Virtual School Meanderings

December 16, 2018

[JOFDL] New Issue Published

One for my Kiwi readers to begin their week.  I don’t believe there are any K-12 distance, online, and/or blended learning items in this issue.

Journal of Open, Flexible and Distance Learning
http:/www.jofdl.nz
Readers:

Journal of Open Flexible and Distance Learning has just published its latest
issue at http://www.jofdl.nz/index.php/JOFDL. We invite you to review the
Table of Contents here and then visit our web site to review articles and
items of interest.

Thanks for the continuing interest in our work.

Dr. Maggie Hartnett
JOFDL Associate Editor
Massey University
m.hartnett@massey.ac.nz

December 12, 2018

Article Notice – Preparing Social Studies Teachers And Librarians For Blended Teaching

This was referenced earlier in the week through a couple of my open scholarship networks.

Preparing Social Studies Teachers and Librarians for Blended Teaching

by Mark Stevens, George Mason University; Jered Borup, George Mason University; & Michael K. Barbour, Touro University, California

Abstract

Blended learning has grown rapidly in K-12 schools and is commonly seen as a potential vehicle to make learning more student centered by providing students with some level of control over their learning pace and path. As a result, blended learning is most likely to have a transformative effect when it is paired with constructivist learning strategies, such as guided inquiry, that emphasize student choice. In the research described in this paper, the authors examined one school district’s year-long professional development efforts to prepare social studies teachers and school librarians to design and facilitate blended learning units. They conducted 11 interviews with six participants and two focus groups with seven participants. Based on their analysis of the interview and focus group transcripts, they found that the professional development was effective at improving participants’ blended teaching knowledge, skills, and perceptions. Participants valued the facilitators’ feedback and modeling. They also found their interactions and collaborations with other participants to be valuable when attempting to apply their learning to their classrooms. Actually facilitating units with their own students resulted in the largest impact on their perceptions of blended learning.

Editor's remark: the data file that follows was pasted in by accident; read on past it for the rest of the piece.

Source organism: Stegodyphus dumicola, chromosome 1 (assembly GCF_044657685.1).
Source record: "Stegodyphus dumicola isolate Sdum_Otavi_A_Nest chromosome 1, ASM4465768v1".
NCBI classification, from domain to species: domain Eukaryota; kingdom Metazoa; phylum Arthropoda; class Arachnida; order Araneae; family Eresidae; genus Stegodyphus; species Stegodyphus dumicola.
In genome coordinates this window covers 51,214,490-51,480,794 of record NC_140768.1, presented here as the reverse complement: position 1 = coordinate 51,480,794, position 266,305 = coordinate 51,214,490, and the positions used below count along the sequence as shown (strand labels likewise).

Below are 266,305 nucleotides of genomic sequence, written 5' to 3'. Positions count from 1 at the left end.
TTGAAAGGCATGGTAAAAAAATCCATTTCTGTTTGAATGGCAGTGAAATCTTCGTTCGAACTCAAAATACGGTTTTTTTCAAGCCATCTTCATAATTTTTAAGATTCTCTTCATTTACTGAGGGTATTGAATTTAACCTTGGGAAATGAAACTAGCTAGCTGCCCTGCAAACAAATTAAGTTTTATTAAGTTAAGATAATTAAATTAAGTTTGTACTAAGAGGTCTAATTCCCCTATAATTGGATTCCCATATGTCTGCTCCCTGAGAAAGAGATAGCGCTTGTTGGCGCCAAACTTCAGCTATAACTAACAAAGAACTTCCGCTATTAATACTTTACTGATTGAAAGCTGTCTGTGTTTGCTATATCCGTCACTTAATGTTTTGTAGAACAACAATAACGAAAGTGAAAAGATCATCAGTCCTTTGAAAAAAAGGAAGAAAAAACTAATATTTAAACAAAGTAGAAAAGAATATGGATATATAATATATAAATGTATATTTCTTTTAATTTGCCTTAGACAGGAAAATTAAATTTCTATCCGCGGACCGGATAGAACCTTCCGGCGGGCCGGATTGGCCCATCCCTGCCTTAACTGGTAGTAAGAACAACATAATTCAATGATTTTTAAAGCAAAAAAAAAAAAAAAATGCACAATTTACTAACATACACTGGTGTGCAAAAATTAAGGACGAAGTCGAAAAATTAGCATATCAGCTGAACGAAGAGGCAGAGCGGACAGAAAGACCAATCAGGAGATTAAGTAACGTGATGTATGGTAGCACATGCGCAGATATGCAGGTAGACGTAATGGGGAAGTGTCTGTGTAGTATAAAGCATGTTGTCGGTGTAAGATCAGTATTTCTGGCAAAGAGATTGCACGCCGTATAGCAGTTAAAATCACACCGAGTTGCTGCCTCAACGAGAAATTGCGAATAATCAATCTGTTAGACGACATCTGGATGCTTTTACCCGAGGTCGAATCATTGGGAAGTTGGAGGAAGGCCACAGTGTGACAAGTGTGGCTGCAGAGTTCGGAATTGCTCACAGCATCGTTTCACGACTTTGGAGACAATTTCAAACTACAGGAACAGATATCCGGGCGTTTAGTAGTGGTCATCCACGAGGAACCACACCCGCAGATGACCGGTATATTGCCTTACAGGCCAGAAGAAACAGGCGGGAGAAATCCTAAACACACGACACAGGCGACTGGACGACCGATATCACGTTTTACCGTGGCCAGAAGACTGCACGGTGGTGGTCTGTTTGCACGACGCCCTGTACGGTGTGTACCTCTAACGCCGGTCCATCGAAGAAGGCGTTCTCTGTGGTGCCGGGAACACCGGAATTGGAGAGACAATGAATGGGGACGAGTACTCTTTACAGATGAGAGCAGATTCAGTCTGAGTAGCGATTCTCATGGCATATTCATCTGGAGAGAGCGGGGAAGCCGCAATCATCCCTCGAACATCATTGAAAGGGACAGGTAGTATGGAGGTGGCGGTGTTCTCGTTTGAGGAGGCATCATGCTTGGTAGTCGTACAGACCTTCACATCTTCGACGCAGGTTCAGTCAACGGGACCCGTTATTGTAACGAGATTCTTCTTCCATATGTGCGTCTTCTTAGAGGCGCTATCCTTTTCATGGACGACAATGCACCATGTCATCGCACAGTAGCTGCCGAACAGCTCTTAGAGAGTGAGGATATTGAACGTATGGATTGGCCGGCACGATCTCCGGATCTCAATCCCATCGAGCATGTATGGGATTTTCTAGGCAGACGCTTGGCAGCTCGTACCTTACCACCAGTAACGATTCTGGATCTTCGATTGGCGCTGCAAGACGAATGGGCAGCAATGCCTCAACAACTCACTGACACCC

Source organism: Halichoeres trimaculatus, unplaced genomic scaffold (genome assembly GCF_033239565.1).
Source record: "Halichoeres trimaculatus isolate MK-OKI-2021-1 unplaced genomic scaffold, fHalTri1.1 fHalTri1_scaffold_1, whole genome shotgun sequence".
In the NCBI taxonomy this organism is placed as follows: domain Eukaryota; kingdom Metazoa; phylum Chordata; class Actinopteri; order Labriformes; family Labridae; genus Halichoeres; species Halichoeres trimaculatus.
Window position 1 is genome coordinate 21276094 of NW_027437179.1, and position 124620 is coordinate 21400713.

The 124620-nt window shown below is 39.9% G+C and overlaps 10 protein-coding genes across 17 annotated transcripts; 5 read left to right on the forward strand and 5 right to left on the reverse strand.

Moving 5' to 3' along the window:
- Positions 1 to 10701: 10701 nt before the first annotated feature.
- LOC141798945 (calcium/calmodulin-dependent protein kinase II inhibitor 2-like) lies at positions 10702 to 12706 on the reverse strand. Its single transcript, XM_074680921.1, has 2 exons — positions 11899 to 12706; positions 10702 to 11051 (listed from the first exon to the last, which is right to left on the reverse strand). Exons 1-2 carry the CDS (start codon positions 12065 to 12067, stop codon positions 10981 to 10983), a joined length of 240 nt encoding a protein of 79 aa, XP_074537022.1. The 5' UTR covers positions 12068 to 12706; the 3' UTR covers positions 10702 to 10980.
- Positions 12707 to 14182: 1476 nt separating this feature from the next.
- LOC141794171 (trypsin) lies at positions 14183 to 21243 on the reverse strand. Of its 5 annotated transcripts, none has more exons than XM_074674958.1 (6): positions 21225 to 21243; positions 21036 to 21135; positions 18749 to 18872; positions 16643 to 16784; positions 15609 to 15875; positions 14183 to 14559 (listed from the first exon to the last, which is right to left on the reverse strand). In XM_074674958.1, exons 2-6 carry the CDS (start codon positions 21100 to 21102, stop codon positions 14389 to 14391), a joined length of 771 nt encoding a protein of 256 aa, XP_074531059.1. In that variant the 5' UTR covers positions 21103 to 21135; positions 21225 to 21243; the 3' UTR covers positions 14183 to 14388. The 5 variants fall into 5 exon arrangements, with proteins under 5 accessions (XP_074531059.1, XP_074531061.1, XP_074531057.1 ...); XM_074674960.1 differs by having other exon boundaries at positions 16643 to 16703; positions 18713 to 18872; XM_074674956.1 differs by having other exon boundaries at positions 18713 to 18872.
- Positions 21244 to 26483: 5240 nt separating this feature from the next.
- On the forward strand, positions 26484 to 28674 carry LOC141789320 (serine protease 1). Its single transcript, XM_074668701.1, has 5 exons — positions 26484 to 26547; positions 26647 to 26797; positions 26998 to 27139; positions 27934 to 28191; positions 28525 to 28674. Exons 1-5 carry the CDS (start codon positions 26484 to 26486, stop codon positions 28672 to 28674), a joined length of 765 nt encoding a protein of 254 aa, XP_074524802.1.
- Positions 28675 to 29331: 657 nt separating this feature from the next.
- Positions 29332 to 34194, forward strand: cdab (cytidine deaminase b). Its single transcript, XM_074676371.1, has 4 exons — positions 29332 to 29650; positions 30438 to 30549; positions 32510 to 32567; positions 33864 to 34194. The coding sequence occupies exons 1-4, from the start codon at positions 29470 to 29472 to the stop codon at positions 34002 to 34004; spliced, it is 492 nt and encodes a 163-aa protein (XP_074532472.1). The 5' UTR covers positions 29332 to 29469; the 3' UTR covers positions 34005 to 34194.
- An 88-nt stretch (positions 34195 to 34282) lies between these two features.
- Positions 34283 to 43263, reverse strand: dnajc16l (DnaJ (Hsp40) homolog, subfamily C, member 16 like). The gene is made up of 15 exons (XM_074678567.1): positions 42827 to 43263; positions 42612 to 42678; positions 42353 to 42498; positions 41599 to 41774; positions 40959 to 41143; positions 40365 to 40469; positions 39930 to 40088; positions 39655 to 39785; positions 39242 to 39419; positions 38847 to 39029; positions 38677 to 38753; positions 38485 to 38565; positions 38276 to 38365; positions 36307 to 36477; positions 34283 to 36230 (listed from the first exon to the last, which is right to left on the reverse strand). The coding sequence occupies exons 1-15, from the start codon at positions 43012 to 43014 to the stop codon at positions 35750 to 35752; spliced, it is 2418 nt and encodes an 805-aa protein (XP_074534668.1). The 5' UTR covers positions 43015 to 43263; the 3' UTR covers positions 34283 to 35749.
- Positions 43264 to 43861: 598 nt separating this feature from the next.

December 11, 2018

Article Notice – Exploring The Impact Of Small-Group Synchronous Discourse Sessions In Online Math Learning

I also noticed that this K-12 online learning article was in the same issue.

Jinnie Choi, Alyssa Walters

Abstract

Students in a fully-online learning environment have limited access to opportunities to talk about math problem solving. While discourse is a promising pedagogical model, less is known about how it translates to online math learning. We analyzed online platform data from two fully-online virtual elementary schools in the United States to address the following research questions: (a) Is participating in math discourse about reasoning and problem-solving related to students’ confidence, self-efficacy toward math, and math mindset in an online learning environment? (b) Is participation in math discourse related to math performance? The results showed that (a) repeated participation in the discourse sessions in a course was not directly related with changes in confidence, self-efficacy toward math, and math mindset, and (b) higher numbers of sessions that students participated in was associated with higher performance in final math course score and state assessment results, after controlling for prior performance and confidence, self-efficacy and mindset scores.

Keywords

math discourse; mathematics instruction; online learning

Full Text:

PDF

Article Notice – Accessibility that Supports Literacy: Virtual School Course Design Teams’ Instructional Planning For Students With Disabilities